Figure 3 shows the actual figures for the fabricated sensor the size of which was 5 x 10 cm.
Voltage was applied to the 6.6 kV rotating machine stator winding that had simulated faults for slot discharges, internal discharges, and surface discharges. The PD signals were measured using both the planar patch sensor and HFCT sensor.
As illustrated in Fig. 4, the PD measurement system consisted of a power supply system (Tektronix), a spectrum analyzer (Agilent, N93 -20 A, 9 kHz∼3 GHz), a notebook PC, the planar patch sensor (0.66∼2.9 GHz), and a HFCT (0∼50 MHz) sensor. In the measurement method used by the patch sensor, the measurement was performed at a distance of about 5 cm from the stator winding in order to measure the electromagnetic wave radiated from the fault sections. The HFCT sensor was attached to the earth line of the stator winding in order to measure the pulse currents caused by the PD.
The external noise was measured as shown in Fig. 5 without applying any voltage to the stator winding in order to measure the background noise present in the HFCT and the planar patch sensors. The external noise detected in the HFCT sensor below 15 MHz ranged up to -19 dBm. In the case of the patch sensor, external noise was detected up to -10 dBm at the bandwidths of 50∼100 MHz, 170∼220 MHz, 480∼540 MHz, and 870∼900 MHz.
In general, although the signal detection bandwidth in the sensors showed different values, this study investigated the performance of the detection of PD signals by measuring the signals using the commonly used HFCT sensor and the fabricated planar patch sensor.
The stator winding with the simulated faults had a PD starting at a voltage of 4 kV. The measurement sensitivities of the two sensors were compared by applying the maximum voltage of 7 kV.
Figure 6 shows the results of the measurement of the HFCT sensor. In the stator winding that had the simulated internal discharge faults, the discharge signal increased up to -3 dBm at bandwidth below 10 MHz when a 4 kV signal was applied, and had a maximum -15 dBm discharge signal measured at a bandwidth below 30 MHz when 7 kV was applied. In the cases of the slot discharge and the surface discharge, the signal was measured at -10 dBm a bandwidth below 10 MHz when 4 kV was applied. The discharge signals were measured at -20 and -18 dBm, respectively, when 7 kV was applied.
The PD measurement results
In the case of the planar patch sensor, the internal discharge signal was detected up to -8 dBm as a voltage of 4 kV was applied, and the signal increased by up to -20 dBm at the bandwidths of 100∼1000 MHz as a voltage of 7 kV was applied. Also, the discharge signal was detected at a bandwidth below 900 MHz in line with the increase in voltages. In the case of the slot discharge, the discharge signal was detected at up to -22 dBm at a bandwidth below 900 MHz when a voltage of 7 kV was applied. In the case of the surface discharge, the discharge signal was detected up to -14 dBm at bandwidths of 200∼300 MHz when 4 kV was applied. These results of the experiments showed a similar performance to references , .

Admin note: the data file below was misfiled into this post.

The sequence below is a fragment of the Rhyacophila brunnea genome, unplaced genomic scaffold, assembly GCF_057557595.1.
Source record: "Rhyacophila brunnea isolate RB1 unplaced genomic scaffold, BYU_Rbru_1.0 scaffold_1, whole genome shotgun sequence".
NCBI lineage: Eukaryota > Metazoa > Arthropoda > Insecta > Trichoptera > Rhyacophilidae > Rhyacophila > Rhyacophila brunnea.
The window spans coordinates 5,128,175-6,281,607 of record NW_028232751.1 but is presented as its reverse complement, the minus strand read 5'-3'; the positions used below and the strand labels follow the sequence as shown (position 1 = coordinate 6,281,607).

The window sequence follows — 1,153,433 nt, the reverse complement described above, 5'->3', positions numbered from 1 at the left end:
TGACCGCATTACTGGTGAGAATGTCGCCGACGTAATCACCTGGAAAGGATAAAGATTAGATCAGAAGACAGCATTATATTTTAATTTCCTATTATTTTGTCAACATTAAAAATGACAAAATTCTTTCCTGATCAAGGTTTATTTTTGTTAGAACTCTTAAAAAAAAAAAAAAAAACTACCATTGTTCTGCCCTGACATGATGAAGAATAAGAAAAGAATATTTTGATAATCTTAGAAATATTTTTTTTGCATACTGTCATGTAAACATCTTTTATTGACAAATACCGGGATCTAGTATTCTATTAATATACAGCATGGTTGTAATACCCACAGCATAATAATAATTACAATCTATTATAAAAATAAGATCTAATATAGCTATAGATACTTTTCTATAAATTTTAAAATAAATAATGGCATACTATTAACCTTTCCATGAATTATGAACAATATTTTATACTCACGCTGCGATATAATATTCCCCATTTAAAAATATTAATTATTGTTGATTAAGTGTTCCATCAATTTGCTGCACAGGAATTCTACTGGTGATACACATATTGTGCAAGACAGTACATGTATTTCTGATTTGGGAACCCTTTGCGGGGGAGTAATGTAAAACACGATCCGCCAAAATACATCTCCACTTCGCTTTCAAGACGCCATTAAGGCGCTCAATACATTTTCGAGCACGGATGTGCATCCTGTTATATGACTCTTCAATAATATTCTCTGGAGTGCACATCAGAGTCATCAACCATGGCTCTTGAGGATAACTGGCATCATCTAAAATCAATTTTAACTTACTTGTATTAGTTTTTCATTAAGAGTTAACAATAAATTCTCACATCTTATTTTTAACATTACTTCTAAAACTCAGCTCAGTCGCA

When comparing the results of the measurements using these two sensors, the patch sensor showed a higher sensitivity than the HFCT sensor. In particular, the patch sensor showed a bit Higher signal value than the HFCT sensor did under the discharge starting voltage. In addition, it was verified that the planar patch sensor can detect PD signals at a wide bandwidth because it has a wide band detection range.
Wide band planar patch sensor measured the PD signals ranged from 100 kHz to 1 GHz in rotating machine stator windings. These results are compared with the detection performance using the HFCT sensor through measuring artificial defects. The HFCT sensor detected the discharge signal at a maximum of -20 dBm at a bandwidth below 30 MHz, and the planar patch sensor detected the signal at a maximum of -22 dBm at a bandwidth below 1 GHz. In the comparison of these two sensors, the planar patch sensor showed a larger value of about 2∼5 dBm for internal, slot and surface discharges than those of the HFCT sensor. The planar patch sensor was able to detect discharge signals without any noise limitations. Thus the planar patch sensor can be usefully applied to verify initial defect because it showed a better detection performance than the HFCT sensor.